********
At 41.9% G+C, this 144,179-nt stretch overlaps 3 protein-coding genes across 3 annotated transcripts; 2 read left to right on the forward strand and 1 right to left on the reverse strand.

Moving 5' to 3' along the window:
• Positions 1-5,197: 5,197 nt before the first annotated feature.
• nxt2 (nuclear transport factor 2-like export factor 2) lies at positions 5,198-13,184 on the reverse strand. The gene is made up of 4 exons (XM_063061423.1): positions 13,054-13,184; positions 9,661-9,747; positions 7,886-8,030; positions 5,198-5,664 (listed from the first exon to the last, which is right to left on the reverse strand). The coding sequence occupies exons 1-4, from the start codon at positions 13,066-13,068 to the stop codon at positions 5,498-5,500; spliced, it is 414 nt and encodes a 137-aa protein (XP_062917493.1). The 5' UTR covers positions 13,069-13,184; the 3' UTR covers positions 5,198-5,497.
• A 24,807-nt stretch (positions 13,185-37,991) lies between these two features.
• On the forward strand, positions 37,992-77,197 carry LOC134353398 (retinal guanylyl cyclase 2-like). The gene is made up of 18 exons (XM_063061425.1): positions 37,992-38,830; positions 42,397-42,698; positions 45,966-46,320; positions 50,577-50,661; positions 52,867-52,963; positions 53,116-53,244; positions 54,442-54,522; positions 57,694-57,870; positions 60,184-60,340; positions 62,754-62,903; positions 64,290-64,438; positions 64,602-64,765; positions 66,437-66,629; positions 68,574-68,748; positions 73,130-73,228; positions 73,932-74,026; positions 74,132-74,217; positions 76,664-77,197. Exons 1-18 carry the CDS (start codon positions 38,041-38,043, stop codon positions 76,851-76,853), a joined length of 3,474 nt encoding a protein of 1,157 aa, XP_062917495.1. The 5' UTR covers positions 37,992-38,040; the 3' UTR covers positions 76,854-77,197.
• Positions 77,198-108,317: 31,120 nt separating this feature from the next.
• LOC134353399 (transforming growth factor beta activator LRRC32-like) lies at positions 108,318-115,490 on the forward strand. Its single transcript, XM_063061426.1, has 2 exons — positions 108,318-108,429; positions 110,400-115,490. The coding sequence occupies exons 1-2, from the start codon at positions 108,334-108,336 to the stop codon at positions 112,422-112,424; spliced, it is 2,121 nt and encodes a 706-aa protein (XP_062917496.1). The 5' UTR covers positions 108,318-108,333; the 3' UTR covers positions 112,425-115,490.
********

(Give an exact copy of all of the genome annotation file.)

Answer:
At 41.9% G+C, this 144,179-nt stretch overlaps 3 protein-coding genes across 3 annotated transcripts; 2 read left to right on the forward strand and 1 right to left on the reverse strand.

Moving 5' to 3' along the window:
• Positions 1-5,197: 5,197 nt before the first annotated feature.
• nxt2 (nuclear transport factor 2-like export factor 2) lies at positions 5,198-13,184 on the reverse strand. The gene is made up of 4 exons (XM_063061423.1): positions 13,054-13,184; positions 9,661-9,747; positions 7,886-8,030; positions 5,198-5,664 (listed from the first exon to the last, which is right to left on the reverse strand). The coding sequence occupies exons 1-4, from the start codon at positions 13,066-13,068 to the stop codon at positions 5,498-5,500; spliced, it is 414 nt and encodes a 137-aa protein (XP_062917493.1). The 5' UTR covers positions 13,069-13,184; the 3' UTR covers positions 5,198-5,497.
• A 24,807-nt stretch (positions 13,185-37,991) lies between these two features.
• On the forward strand, positions 37,992-77,197 carry LOC134353398 (retinal guanylyl cyclase 2-like). The gene is made up of 18 exons (XM_063061425.1): positions 37,992-38,830; positions 42,397-42,698; positions 45,966-46,320; positions 50,577-50,661; positions 52,867-52,963; positions 53,116-53,244; positions 54,442-54,522; positions 57,694-57,870; positions 60,184-60,340; positions 62,754-62,903; positions 64,290-64,438; positions 64,602-64,765; positions 66,437-66,629; positions 68,574-68,748; positions 73,130-73,228; positions 73,932-74,026; positions 74,132-74,217; positions 76,664-77,197. Exons 1-18 carry the CDS (start codon positions 38,041-38,043, stop codon positions 76,851-76,853), a joined length of 3,474 nt encoding a protein of 1,157 aa, XP_062917495.1. The 5' UTR covers positions 37,992-38,040; the 3' UTR covers positions 76,854-77,197.
• Positions 77,198-108,317: 31,120 nt separating this feature from the next.
• LOC134353399 (transforming growth factor beta activator LRRC32-like) lies at positions 108,318-115,490 on the forward strand. Its single transcript, XM_063061426.1, has 2 exons — positions 108,318-108,429; positions 110,400-115,490. The coding sequence occupies exons 1-2, from the start codon at positions 108,334-108,336 to the stop codon at positions 112,422-112,424; spliced, it is 2,121 nt and encodes a 706-aa protein (XP_062917496.1). The 5' UTR covers positions 108,318-108,333; the 3' UTR covers positions 112,425-115,490.